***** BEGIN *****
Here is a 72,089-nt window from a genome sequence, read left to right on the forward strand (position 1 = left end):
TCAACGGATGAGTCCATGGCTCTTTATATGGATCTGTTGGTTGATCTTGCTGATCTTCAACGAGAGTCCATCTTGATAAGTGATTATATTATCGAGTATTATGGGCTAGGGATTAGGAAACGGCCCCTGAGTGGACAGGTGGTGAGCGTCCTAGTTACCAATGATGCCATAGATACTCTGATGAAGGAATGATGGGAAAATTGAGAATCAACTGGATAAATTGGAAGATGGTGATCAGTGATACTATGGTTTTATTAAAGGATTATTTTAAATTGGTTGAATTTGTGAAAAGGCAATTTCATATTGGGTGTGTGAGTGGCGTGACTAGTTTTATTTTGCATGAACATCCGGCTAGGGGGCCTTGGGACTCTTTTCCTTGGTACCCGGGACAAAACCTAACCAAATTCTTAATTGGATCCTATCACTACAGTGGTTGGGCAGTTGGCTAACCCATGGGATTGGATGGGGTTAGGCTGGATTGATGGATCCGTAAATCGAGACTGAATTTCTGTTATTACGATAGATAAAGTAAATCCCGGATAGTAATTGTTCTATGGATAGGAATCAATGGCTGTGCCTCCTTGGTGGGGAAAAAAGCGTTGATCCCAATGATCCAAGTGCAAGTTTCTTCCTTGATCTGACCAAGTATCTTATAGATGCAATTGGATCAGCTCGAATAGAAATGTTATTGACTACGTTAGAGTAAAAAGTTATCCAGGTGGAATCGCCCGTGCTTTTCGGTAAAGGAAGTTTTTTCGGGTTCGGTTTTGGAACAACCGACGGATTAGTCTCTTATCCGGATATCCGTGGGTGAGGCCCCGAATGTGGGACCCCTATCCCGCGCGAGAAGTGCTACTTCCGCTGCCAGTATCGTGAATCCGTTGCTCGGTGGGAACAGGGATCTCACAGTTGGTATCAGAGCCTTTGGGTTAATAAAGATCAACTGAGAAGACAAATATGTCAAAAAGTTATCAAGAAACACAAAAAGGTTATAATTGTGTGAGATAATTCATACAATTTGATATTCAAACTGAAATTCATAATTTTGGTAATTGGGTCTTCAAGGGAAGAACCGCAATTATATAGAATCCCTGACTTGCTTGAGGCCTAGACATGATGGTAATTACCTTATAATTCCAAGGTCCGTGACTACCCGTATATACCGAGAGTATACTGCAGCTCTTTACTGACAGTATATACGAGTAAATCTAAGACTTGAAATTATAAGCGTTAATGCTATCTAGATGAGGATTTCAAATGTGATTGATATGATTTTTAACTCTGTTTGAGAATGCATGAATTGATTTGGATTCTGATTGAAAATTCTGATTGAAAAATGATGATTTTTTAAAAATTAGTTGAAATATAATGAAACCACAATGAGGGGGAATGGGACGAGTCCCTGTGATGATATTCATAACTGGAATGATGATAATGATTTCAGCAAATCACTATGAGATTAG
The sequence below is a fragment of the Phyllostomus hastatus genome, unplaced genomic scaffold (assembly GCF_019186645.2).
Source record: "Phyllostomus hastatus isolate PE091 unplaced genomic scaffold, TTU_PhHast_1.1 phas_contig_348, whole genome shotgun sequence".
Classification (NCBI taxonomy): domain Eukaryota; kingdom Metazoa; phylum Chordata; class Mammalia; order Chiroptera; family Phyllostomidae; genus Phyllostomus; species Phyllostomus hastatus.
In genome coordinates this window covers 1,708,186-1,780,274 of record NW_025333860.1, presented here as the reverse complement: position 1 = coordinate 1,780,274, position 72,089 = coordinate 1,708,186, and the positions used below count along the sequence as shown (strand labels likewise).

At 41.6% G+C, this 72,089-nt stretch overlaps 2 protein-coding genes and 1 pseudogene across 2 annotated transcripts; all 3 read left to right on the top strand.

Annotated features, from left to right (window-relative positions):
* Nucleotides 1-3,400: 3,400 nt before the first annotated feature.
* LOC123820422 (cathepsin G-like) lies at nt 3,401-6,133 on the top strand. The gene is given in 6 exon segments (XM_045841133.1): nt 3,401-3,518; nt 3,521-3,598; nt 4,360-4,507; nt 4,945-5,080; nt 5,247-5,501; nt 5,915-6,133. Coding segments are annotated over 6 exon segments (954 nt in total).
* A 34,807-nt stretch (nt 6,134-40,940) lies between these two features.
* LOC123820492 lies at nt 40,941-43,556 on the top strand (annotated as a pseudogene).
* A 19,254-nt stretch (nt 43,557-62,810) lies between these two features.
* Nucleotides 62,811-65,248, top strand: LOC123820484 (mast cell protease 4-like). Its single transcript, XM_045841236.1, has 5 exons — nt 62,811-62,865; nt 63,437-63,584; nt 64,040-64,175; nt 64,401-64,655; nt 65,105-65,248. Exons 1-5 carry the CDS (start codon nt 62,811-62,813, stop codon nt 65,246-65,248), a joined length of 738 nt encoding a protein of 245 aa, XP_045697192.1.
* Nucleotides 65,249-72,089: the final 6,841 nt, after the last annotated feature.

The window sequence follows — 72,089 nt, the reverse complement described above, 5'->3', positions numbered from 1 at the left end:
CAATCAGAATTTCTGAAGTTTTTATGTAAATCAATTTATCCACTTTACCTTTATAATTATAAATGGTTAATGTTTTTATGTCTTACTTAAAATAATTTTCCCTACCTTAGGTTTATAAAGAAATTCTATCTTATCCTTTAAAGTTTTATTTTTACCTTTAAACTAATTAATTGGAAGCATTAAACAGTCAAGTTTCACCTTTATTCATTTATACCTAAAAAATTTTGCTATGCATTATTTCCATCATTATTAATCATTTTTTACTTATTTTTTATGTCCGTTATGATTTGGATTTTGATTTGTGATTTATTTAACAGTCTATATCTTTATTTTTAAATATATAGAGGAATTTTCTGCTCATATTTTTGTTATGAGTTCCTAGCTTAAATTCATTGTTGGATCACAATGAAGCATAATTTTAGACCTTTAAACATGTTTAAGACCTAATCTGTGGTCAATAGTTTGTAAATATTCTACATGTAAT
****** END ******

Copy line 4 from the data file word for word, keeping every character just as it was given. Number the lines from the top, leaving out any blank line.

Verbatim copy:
Source record: "Phyllostomus hastatus isolate PE091 unplaced genomic scaffold, TTU_PhHast_1.1 phas_contig_348, whole genome shotgun sequence".